J Med Cases
Journal of Medical Cases, ISSN 1923-4155 print, 1923-4163 online, Open Access
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Case Report

Volume 11, Number 12, December 2020, pages 400-402


COVID-19 Pneumonia or Hypereosinophilic Syndrome?

Istemi Serina, d, Avni Ulusoyb, Mediha Irem Onarb, Mehmet Hilmi Doguc

aDepartment of Hematology, University of Health Sciences, Istanbul Training and Research Hospital, Istanbul, Turkey
bDepartment of Internal Medicine, University of Health Sciences, Bagcilar Training and Research Hospital, Bagcilar, Istanbul, Turkey
cDeparment of Internal Medicine and Hematology, Liv Hospital ULUS, Istanbul, Turkey
dCorresponding Author: Istemi Serin, Department of Hematology, University of Health Sciences, Istanbul Training and Research Hospital, Org. Nafiz GURMAN Cad., 34098 Fatih, Istanbul, Turkey

Manuscript submitted September 18, 2020, accepted September 26, 2020, published online October 21, 2020
Short title: HES During COVID-19 Pandemic
doi: https://doi.org/10.14740/jmc3587

Abstract▴Top 

Hypereosinophilic syndromes (HESs) are a group of disorders characterized by pathological proliferation of eosinophils. Diagnostic criteria include eosinophil count of 1,500/mm3 or higher, presence of organ involvement and exclusion of other causes of eosinophilia for at least 6 months. A 69-year-old male patient was referred to the pandemic clinic with a preliminary diagnosis of coronavirus disease 2019 (COVID-19) with fever and dyspnea. Computed tomography (CT) was compatible with COVID-19, nasopharyngeal swab polymerase chain reaction (PCR) was negative for two times. He had 20,000/mm3 eosinophilia and retrospective examinations showed that he have had eosinophilia for more than 1 year. Platelet-derived growth factor receptor alpha (PDGFRα) resulted positively. After starting parenteral methylprednisolone with a dose of 1 mg/kg, he was discharged with oral maintenance therapy. In outpatient follow-up, it was observed that eosinophilic pneumonia completely regressed. HES may occur with multiple system and organ involvement and findings. In the differential diagnosis of patients presenting with heart failure, pulmonary involvement and eosinophilia, HES must definitely be considered.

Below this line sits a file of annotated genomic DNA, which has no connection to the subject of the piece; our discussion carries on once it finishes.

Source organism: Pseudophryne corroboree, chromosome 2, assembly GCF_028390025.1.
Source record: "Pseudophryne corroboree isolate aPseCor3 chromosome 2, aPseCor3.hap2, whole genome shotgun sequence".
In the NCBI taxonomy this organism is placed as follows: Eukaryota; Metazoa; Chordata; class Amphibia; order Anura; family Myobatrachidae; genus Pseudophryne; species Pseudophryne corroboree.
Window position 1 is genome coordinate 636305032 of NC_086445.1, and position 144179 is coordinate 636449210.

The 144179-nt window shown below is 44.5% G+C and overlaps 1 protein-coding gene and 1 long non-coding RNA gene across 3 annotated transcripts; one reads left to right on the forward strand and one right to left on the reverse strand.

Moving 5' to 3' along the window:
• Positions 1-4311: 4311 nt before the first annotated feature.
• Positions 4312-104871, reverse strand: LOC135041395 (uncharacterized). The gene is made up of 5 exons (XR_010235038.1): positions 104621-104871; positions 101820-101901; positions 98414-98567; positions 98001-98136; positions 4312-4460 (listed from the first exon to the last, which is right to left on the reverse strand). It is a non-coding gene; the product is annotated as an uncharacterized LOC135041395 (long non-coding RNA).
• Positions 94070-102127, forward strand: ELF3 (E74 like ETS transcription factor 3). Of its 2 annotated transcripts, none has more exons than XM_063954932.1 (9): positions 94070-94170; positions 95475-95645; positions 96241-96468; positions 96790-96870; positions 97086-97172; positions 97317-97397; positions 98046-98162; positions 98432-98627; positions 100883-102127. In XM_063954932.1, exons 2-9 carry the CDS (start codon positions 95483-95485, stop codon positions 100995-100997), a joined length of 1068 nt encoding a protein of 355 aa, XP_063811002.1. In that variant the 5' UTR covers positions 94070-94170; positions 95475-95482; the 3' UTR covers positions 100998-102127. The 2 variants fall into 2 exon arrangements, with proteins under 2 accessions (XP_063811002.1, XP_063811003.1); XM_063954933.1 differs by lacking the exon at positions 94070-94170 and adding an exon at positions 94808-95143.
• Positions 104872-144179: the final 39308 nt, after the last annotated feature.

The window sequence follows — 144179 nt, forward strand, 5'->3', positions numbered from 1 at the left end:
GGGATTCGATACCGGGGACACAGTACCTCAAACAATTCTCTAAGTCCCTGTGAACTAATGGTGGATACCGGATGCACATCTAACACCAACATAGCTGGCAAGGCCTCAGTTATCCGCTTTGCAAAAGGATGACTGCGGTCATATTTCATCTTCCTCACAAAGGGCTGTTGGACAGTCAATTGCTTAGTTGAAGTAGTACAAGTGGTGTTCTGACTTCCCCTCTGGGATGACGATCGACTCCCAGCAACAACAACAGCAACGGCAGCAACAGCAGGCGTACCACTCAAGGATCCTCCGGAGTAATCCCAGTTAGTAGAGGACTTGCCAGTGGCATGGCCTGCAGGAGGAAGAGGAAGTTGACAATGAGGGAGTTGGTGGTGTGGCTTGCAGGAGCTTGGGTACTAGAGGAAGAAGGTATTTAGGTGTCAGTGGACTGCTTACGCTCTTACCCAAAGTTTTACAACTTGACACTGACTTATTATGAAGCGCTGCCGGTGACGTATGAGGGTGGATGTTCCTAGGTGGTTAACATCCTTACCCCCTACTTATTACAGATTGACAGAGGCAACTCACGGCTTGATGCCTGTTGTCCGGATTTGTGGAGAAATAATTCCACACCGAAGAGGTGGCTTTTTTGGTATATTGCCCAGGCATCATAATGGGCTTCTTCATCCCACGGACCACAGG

Keywords: COVID-19; Eosinophilia; Hypereosinophilic syndrome; Pulmonary involvement

Introduction▴Top